Of course Google offered up plenty of steak to go with the sizzle. As widely rumored, Google announced the Nexus 7. At 7”, the Nexus 7 slots into the mid-range between the biggest smartphones – the Samsung Galaxy Note pushes the envelope at 5” – and the 10” iPad. The only notable success in this form factor has been the Kindle Fire, which replaced most of Android’s user interface with an Amazon built alternative designed primarily to funnel customers into that company’s media and e-commerce kingdom. The Nexus 7 comes squarely after the Fire at the same $199 price point, but offering serious spec upgrades all around and the full power of Google’s new “Jelly Bean” Android release. Built by Asus to Google’s specs, the Nexus 7 has 1280×800 resolution, a quad-core Tegra3 processor, a 1.2 megapixel front-facing camera, NFC, and a package of bundled content. The interface features media content – music, books, magazines, TV shows and movies – all now available from Google’s Play store, but is expected to support the most popular Android apps and the Chrome browser for Android, newly emerged from Beta. All of this is available for order now and delivery in July.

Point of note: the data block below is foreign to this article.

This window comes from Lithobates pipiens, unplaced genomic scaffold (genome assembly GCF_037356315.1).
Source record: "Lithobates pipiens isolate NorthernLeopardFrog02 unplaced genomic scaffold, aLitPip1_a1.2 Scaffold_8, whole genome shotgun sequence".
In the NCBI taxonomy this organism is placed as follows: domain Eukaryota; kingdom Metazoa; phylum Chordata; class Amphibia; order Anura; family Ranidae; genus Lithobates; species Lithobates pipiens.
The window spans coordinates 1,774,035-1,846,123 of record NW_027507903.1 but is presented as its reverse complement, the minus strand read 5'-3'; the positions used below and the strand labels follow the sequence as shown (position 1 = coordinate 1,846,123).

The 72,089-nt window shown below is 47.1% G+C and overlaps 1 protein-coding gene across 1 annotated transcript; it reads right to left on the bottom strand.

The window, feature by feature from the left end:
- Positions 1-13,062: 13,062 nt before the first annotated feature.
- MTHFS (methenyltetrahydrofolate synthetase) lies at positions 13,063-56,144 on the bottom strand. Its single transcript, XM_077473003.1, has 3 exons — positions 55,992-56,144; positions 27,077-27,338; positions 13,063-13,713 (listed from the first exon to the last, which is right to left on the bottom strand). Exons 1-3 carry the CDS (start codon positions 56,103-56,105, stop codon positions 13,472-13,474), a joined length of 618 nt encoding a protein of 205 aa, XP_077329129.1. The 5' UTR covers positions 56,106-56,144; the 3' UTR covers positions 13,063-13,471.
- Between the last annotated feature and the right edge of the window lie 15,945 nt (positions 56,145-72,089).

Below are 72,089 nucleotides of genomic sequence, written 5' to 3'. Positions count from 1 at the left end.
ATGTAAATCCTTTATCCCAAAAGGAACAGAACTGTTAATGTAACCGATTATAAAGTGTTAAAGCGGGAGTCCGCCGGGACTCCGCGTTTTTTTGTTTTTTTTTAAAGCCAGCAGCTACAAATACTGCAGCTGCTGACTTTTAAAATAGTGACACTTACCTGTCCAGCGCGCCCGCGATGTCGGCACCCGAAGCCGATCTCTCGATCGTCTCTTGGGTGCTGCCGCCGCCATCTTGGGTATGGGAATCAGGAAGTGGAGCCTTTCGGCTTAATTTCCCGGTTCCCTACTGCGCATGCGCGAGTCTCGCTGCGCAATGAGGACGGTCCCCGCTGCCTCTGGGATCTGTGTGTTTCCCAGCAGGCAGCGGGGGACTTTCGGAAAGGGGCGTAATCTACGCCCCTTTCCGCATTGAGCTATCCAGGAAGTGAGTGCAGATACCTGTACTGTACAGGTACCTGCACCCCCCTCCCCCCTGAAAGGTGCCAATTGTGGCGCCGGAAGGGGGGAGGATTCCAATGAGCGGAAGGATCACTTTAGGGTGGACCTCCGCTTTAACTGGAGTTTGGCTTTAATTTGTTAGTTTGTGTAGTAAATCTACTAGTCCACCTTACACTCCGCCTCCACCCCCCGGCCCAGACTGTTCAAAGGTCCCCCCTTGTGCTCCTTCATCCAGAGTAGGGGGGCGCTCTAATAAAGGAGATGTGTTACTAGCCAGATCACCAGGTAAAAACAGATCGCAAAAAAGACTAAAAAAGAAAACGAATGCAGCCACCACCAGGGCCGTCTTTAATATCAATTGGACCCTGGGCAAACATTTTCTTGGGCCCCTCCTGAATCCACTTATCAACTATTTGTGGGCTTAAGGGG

Analysts have been tripping over themselves to deny that the Nexus7 will have any impact whatsoever on Apple’s iPad, but this seems a bit like fan-boy wishful thinking. There have to be some would-be iPad customers for whom the $300 price differential is ample compensation for forgoing that gorgeous big retina display and the seamless iOS experience. At the very least, the Nexus7 stakes a claim in an obvious “where will Apple go next?” spot at a price point that would likely be unpalatable in Cupertino. It is also more than possible that the Nexus 7 will get a bigger brother in the not-too-distant future. Moreover, it is not as though the rest of the Android licensees have thrown in the towel, so expect a rush of Jelly Bean tablets between now and Christmas to add a bit more competitive flavor to the mix. To make it clear – I expect a LOT of tablets to be sold, and the iPad will be the biggest beneficiary, but I do NOT expect Apple’s 70% market share to hold.